Meet the ambassador of the guitar - Mircea Gogoncea

Mircea Gogoncea

Mircea Gogoncea   | Photo Credit: Liza George

Guitarist Mircea Gogoncea is busy capturing on video the sights and sounds around him when I meet him at the Goethe-Zentrum Trivandrum. “It is for a documentary on the benefit tour I am on right now,” says Mircea, as he settles down for the interview.

The six-week-long music tour, which started in Paris, has brought him to India, wherein he will be performing in Chennai, Ahmedabad, Mumbai and Surat next, before flying off to Nigeria. As part of a project, Guitar-Goods-for-Nigeria, which helps aspiring guitarists in Nigeria obtain proper musical instruments and training in music, Mircea will be handing over a guitar donated by Aditya Gandhi from Ahmedabad to Nigerian Olushola Festeus Hamilton during his concert in Nigeria.

The project took shape when Taiwo from Nigeria approached Mircea online for advice on how to play a certain composition. “I made a few YouTube videos and posted some on Facebook as he said that the Internet connectivity was poor in Nigeria for Skype sessions. He sent me a recording of him playing and the instrument sounded terrible. I asked him which instrument he was on and he confirmed my suspicion of it being a converted acoustic guitar,” says Mircea, who has performed in five continents and is considered one of the guitarists with the highest number of awards in the world.

According to Mircea, although music is popular in Nigeria, there are no proper music stores or classical guitar teachers. Taiwo himself is a self-taught artiste. Hearing of Taiwo’s plight, a musician friend of Mircea’s volunteered to donate a guitar. “He, however, had to withdraw his offer due to personal reasons. As I had promised Taiwo a guitar, I couldn’t go back on my word. That is when I sent an appeal online.”

Two people responded to his request. “Cristina Ramirez, an heiress of Ramirez Guitar, a Spanish manufacturer of concert quality classical and flamenco guitars, offered to donate a guitar, and, so did Aditya.”

The tour of India, says Mircea, apart from being a fund raiser to obtain more guitars for the musicians in Nigeria, “was also the only way I could pick up and deliver Olushola’s guitar. We couldn’t send the guitar by post as Nigerian customs is strict.” Taiwo will be the recipient of Cristina’s guitar.

Mircea hopes that the project will also raise enough for free music lessons for aspiring musicians in Nigeria by professional artistes. “I want to create a community of trained classical guitarists who will pass on the knowledge to other hopeful musicians.”

A guitar prodigy, 26-year-old Mircea grew up in Romania before moving to Germany to pursue music. “My parents wanted the best for me and so they enrolled me in lessons in nearly every field – right from mathematics to photography to theatre. When it came to music, my parents decided to sign me up for piano classes. Although I was excelling in playing the piano I had to discontinue as the teacher insisted that my parents get me a piano. They could not afford one. It was then that my mother heard of a professional guitarist who was offering free guitar lessons and so I was enrolled in his class at the age of four. I have performed centre stage from the age of five.”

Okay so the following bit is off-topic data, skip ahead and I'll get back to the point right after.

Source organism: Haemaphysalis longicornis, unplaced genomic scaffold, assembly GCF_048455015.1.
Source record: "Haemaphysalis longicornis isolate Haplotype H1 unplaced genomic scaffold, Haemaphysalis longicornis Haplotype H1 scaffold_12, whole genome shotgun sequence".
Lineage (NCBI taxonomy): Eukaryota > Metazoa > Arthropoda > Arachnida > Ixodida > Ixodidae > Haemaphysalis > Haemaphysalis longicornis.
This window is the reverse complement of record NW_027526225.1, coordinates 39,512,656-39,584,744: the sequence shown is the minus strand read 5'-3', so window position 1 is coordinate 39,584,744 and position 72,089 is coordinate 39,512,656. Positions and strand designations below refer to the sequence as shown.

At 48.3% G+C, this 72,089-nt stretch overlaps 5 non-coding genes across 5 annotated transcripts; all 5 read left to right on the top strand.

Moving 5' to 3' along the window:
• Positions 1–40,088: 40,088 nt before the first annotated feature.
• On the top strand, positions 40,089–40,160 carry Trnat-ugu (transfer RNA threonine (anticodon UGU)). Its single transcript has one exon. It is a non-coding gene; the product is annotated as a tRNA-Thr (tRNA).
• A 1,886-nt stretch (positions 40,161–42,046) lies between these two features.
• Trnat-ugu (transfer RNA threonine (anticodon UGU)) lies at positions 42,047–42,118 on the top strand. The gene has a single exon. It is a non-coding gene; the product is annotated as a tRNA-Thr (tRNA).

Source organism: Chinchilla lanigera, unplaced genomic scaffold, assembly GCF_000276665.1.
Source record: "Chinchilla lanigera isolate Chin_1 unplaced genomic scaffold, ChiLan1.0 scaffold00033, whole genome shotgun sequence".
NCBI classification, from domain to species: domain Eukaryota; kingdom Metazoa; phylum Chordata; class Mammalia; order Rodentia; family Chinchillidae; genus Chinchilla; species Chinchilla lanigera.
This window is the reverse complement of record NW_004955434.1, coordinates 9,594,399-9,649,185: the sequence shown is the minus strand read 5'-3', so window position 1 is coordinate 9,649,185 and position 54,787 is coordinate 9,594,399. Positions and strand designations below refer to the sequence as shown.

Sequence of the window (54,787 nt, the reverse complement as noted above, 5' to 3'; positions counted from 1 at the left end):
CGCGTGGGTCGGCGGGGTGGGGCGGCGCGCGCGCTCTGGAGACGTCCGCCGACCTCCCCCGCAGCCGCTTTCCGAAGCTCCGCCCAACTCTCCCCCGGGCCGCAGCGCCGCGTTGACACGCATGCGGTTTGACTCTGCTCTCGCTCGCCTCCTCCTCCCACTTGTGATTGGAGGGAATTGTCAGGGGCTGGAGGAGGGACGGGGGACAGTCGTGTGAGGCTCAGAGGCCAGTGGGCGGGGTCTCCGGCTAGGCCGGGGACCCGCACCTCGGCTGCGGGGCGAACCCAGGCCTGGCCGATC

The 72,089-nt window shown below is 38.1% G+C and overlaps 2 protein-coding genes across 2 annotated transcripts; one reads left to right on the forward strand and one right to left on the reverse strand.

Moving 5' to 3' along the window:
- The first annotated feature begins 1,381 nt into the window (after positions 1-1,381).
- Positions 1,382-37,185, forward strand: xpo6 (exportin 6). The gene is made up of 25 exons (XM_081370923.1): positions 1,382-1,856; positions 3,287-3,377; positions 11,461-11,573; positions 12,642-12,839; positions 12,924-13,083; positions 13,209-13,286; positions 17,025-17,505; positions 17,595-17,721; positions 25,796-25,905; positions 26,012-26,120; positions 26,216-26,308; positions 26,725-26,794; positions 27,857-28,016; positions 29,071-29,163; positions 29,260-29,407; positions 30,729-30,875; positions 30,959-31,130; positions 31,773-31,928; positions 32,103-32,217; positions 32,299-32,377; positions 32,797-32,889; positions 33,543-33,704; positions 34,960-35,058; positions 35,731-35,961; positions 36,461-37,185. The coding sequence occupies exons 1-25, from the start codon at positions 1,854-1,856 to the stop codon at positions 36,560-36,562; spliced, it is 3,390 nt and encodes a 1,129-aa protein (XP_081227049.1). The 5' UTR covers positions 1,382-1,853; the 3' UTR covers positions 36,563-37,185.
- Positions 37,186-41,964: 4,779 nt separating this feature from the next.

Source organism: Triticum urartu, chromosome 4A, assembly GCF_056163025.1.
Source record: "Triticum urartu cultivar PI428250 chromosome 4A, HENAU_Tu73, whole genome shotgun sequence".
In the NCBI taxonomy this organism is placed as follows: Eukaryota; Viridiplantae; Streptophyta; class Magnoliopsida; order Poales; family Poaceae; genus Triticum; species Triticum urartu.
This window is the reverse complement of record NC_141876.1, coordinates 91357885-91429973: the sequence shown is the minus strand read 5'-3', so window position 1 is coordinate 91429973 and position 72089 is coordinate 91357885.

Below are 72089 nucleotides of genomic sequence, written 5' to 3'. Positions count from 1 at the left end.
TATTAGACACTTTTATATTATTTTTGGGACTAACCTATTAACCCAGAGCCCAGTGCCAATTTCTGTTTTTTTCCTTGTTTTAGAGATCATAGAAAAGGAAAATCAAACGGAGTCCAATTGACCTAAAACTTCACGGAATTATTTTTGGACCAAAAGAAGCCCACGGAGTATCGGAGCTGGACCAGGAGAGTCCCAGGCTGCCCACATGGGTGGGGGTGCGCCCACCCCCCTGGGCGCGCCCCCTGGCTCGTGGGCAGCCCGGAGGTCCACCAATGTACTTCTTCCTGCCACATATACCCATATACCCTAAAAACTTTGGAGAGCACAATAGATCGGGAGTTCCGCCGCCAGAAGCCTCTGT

Mircea says, he knew that the guitar was something he wanted to specialise in by the age of nine. “Each classical piece tells a story, which I enjoy narrating through my music. I love how the guitar captures the attention of every listener with its varied tonal colours; the music is almost hypnotic,” says the guitarist, who plans to pursue a doctorate in music from the University of Southern California in the United States.

The artiste, who specialises in playing classical music written for the guitar and folk music from around the world, says that many people are under the misconception that classical music is solely about composers such as Beethovan and Mozart. “There are composers from the 20th and even 21st century. I prefer playing more contemporary pieces. I am out to prove that classical music is and can be diverse. In fact, in my concert in Kolkata, a few members of the audience came up to me saying that they did not know that the guitar was so versatile, and classical music compositions, so expansive,” says Mircea, who will be screening the documentary video of his tour in Germany when he returns.

So, what next? “I will be performing in Luxembourg and Madrid soon. I have collaborated with a few artistes and the albums will be out early next year. I also hope to organise more crowd funding events like the one for Nigeria; I want the classical guitar community to grow.”

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Printable version | Aug 12, 2020 9:35:51 PM |

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